Miller’s Cafe, 23 Spring Gardens, Buxton
There are references to Miller’s on Spring Gardens as early as 1912 advertising their specialities as “cream candies, home-made toffee, chocolate mixtures, fondants and marzipans”. By 1938, Miller’s had expanded into a three-storey café with rather a grandiose frontage and a light-up sign.
There are photographs in the collection that document a visit from the Wells Dressing Queen in 1938. We can therefore assume that Miller’s was regarded as an significant location in its heyday. They closed for business sometime in the 1990s but had survived, in one form or another, for over 80 years.
By the 1960s, Millers had taken in Hunts the tobacconist next door.
We interviewed some local people about their memories of Miller’s Cafe:
“Oh Millers Café. Everyone went to Millers Café and it was an everyday thing just to pop into Millers and that was where you probably went courting and things like that. It was a general meeting place, it was nice Millers was.”
“Millers café – I remember that being opened. Mr Pollitt, Bill Pollitt opened it and during its life it had several different shop fronts which appeared in some of the books of Langham and Wells about the history of the period. Always very flamboyant.”
“Millers Café existed when I first came here. Right up to the 90s it was still there. It was lovely, it really was, it was a lovely café. You were served at the table and certainly in the 70s you had people in black and white, you know, that came and served you, and the little caps and everything which was great.”
“I was only a youngster really when I used to visit Millers but I used to go with a couple of friends – usually to get out of the foul Buxton weather, which was very often the case – and we’d make a cup of tea last an hour, two hours if we could possibly get away with it, but we were usually thrown back out on the streets. It was very popular place. Another thing I remember about that was the smell of soup. They were always boiling soup up and it was very attractive. I think that was what attracted a lot of people into the shop.”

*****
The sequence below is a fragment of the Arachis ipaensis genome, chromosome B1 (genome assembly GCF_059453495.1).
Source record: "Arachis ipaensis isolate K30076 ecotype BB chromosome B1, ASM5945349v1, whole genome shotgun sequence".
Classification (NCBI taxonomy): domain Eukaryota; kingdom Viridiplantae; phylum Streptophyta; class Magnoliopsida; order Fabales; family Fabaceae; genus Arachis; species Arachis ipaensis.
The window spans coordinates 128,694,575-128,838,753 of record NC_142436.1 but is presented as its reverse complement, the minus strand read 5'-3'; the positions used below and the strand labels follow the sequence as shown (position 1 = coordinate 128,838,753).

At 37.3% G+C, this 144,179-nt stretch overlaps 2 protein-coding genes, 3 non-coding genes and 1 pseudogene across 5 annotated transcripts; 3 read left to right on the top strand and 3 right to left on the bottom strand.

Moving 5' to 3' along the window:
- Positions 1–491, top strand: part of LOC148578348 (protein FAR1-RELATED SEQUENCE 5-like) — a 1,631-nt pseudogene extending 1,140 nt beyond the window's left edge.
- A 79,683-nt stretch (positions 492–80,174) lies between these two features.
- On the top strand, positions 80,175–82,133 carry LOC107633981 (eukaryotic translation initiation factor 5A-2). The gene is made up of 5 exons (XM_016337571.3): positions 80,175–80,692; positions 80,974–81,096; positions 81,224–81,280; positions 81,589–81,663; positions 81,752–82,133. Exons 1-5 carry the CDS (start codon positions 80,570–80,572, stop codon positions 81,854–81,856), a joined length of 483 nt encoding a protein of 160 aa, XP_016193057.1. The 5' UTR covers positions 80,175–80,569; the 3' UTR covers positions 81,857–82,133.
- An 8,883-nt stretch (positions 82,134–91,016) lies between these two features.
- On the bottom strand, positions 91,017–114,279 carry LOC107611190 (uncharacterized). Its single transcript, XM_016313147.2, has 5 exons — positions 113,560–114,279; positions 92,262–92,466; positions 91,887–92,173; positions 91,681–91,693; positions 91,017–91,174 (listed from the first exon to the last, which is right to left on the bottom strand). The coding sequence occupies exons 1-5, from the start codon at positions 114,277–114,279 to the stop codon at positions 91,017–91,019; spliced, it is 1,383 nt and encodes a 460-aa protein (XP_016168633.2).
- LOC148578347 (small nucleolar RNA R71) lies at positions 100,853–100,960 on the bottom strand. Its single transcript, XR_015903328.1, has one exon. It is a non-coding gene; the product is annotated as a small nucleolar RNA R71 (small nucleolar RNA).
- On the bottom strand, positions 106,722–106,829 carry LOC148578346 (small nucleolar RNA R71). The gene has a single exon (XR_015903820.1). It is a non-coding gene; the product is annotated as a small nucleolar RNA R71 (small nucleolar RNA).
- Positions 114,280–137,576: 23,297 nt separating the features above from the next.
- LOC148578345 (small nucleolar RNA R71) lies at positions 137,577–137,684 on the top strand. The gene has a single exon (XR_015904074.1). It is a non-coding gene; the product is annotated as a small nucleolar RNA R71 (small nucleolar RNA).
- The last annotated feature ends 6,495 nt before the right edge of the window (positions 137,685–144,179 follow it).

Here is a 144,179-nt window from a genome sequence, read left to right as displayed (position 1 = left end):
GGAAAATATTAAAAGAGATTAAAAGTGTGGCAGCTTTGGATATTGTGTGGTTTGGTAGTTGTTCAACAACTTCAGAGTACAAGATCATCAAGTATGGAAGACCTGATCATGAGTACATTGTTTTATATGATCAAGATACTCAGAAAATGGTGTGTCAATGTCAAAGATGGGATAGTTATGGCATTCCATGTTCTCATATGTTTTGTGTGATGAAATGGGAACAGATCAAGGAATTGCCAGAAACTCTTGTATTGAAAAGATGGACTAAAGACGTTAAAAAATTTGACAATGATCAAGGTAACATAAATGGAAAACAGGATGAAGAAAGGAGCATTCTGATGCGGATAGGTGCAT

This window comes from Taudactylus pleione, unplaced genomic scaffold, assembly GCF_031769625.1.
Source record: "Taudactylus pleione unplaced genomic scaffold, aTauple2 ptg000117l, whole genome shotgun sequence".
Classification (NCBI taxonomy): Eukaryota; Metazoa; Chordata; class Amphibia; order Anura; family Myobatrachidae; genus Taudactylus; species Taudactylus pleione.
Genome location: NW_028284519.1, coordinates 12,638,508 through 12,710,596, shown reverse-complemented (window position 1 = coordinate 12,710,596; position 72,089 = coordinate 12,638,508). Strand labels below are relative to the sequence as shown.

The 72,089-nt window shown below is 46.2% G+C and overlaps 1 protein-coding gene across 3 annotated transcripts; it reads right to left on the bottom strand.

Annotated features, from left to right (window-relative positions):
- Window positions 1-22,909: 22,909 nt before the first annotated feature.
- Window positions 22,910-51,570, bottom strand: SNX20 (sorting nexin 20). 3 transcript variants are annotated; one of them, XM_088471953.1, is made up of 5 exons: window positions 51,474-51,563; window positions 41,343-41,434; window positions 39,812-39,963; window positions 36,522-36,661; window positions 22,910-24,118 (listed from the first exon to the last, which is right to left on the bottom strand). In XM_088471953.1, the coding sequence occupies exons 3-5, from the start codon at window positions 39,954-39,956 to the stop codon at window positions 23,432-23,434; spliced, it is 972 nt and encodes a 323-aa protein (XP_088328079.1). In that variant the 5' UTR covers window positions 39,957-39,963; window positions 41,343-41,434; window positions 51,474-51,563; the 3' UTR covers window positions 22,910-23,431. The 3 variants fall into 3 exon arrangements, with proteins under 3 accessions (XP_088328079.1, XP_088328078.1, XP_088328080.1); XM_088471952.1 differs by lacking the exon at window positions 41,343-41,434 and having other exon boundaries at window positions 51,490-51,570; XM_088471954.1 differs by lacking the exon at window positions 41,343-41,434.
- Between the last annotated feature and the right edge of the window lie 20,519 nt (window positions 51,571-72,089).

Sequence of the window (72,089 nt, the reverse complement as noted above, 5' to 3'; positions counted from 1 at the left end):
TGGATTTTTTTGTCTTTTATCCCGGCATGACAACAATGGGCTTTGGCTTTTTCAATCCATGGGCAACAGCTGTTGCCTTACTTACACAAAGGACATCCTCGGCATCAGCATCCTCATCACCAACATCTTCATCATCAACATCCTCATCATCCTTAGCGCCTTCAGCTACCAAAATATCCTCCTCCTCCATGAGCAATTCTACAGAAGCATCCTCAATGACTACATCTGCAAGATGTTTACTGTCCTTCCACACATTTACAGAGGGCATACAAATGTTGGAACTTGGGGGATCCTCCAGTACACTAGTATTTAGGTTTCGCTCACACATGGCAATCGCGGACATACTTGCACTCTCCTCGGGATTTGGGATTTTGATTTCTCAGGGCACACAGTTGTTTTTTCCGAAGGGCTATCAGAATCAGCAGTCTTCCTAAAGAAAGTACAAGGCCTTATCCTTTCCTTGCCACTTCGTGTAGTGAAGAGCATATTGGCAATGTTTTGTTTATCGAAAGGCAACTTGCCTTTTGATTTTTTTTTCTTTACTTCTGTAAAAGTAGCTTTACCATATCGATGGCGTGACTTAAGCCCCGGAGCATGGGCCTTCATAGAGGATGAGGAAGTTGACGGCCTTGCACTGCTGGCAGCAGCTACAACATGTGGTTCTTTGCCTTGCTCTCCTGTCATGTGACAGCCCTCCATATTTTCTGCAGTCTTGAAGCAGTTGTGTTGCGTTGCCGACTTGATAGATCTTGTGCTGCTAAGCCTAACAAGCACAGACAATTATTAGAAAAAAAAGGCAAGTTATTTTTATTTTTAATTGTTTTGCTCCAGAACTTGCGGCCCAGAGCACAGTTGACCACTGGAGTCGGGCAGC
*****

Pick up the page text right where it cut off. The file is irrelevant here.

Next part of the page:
“I remember now, as a young man my pal and I when we were late school boys, when we were 17 after we left school, we used to go and they had the milk bar. It was the done thing to have a milk shake – that was a bright new thing that had come along then. They were nine pence each I remember and I particularly liked the banana ones.”“I do just vividly remember one occasion when my big sister took me out. She was in the forces and took me out for a treat. I was allowed a milk shake and some orange squash.”
“As I grew into my teens I used to go in with my girlfriends and then we didn’t attempt to go up into the café part. We didn’t go into the restaurant part, we just stayed downstairs where you could have coffee and hot dogs and this type of stuff, you know. We perhaps thought it was a bit fuddy-duddy up there then, but as a younger person I really did like that part, you know. Yeah, it was nice to sit there watching what was going on, watching who was coming in. Everybody seemed to know everybody.”